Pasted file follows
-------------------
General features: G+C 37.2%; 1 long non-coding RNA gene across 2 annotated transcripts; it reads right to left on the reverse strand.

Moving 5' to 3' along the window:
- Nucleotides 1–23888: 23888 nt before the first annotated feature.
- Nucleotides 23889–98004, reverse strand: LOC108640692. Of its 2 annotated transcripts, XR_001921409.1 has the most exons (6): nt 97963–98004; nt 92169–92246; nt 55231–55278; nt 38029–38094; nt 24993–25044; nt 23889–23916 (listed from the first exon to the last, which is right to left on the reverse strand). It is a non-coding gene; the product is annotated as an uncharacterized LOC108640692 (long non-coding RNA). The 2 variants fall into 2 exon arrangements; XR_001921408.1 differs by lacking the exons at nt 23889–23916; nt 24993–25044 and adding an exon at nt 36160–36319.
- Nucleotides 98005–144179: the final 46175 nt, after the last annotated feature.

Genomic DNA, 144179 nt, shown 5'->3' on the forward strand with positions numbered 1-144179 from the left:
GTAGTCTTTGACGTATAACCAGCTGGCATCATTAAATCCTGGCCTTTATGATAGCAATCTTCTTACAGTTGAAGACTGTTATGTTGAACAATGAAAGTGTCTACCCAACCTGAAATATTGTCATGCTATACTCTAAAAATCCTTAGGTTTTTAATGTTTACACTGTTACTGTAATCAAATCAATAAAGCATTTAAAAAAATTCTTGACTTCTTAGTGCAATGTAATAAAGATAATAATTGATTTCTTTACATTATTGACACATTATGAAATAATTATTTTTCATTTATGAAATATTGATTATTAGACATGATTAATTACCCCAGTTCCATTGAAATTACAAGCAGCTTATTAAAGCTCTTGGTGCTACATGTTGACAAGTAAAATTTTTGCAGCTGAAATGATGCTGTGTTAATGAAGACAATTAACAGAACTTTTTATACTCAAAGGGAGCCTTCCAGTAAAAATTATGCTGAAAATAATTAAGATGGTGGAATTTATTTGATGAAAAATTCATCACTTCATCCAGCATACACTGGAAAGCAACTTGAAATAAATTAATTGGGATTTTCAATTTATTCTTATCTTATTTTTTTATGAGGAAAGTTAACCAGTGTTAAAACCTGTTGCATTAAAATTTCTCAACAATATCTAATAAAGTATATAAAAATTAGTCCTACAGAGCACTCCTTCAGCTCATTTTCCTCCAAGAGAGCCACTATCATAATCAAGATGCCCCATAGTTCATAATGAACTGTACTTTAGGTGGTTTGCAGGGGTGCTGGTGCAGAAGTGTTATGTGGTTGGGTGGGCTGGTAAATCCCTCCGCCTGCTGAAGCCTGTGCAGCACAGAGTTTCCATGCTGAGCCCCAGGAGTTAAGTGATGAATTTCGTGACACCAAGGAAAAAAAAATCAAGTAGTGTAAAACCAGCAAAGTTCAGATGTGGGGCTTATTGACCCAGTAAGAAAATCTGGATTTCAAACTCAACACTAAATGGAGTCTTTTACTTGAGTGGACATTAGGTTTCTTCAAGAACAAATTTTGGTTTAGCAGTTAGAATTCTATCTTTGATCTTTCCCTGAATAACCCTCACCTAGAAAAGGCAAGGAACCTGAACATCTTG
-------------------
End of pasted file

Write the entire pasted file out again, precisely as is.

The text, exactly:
General features: G+C 37.2%; 1 long non-coding RNA gene across 2 annotated transcripts; it reads right to left on the reverse strand.

Moving 5' to 3' along the window:
- Nucleotides 1–23888: 23888 nt before the first annotated feature.
- Nucleotides 23889–98004, reverse strand: LOC108640692. Of its 2 annotated transcripts, XR_001921409.1 has the most exons (6): nt 97963–98004; nt 92169–92246; nt 55231–55278; nt 38029–38094; nt 24993–25044; nt 23889–23916 (listed from the first exon to the last, which is right to left on the reverse strand). It is a non-coding gene; the product is annotated as an uncharacterized LOC108640692 (long non-coding RNA). The 2 variants fall into 2 exon arrangements; XR_001921408.1 differs by lacking the exons at nt 23889–23916; nt 24993–25044 and adding an exon at nt 36160–36319.
- Nucleotides 98005–144179: the final 46175 nt, after the last annotated feature.

Genomic DNA, 144179 nt, shown 5'->3' on the forward strand with positions numbered 1-144179 from the left:
GTAGTCTTTGACGTATAACCAGCTGGCATCATTAAATCCTGGCCTTTATGATAGCAATCTTCTTACAGTTGAAGACTGTTATGTTGAACAATGAAAGTGTCTACCCAACCTGAAATATTGTCATGCTATACTCTAAAAATCCTTAGGTTTTTAATGTTTACACTGTTACTGTAATCAAATCAATAAAGCATTTAAAAAAATTCTTGACTTCTTAGTGCAATGTAATAAAGATAATAATTGATTTCTTTACATTATTGACACATTATGAAATAATTATTTTTCATTTATGAAATATTGATTATTAGACATGATTAATTACCCCAGTTCCATTGAAATTACAAGCAGCTTATTAAAGCTCTTGGTGCTACATGTTGACAAGTAAAATTTTTGCAGCTGAAATGATGCTGTGTTAATGAAGACAATTAACAGAACTTTTTATACTCAAAGGGAGCCTTCCAGTAAAAATTATGCTGAAAATAATTAAGATGGTGGAATTTATTTGATGAAAAATTCATCACTTCATCCAGCATACACTGGAAAGCAACTTGAAATAAATTAATTGGGATTTTCAATTTATTCTTATCTTATTTTTTTATGAGGAAAGTTAACCAGTGTTAAAACCTGTTGCATTAAAATTTCTCAACAATATCTAATAAAGTATATAAAAATTAGTCCTACAGAGCACTCCTTCAGCTCATTTTCCTCCAAGAGAGCCACTATCATAATCAAGATGCCCCATAGTTCATAATGAACTGTACTTTAGGTGGTTTGCAGGGGTGCTGGTGCAGAAGTGTTATGTGGTTGGGTGGGCTGGTAAATCCCTCCGCCTGCTGAAGCCTGTGCAGCACAGAGTTTCCATGCTGAGCCCCAGGAGTTAAGTGATGAATTTCGTGACACCAAGGAAAAAAAAATCAAGTAGTGTAAAACCAGCAAAGTTCAGATGTGGGGCTTATTGACCCAGTAAGAAAATCTGGATTTCAAACTCAACACTAAATGGAGTCTTTTACTTGAGTGGACATTAGGTTTCTTCAAGAACAAATTTTGGTTTAGCAGTTAGAATTCTATCTTTGATCTTTCCCTGAATAACCCTCACCTAGAAAAGGCAAGGAACCTGAACATCTTG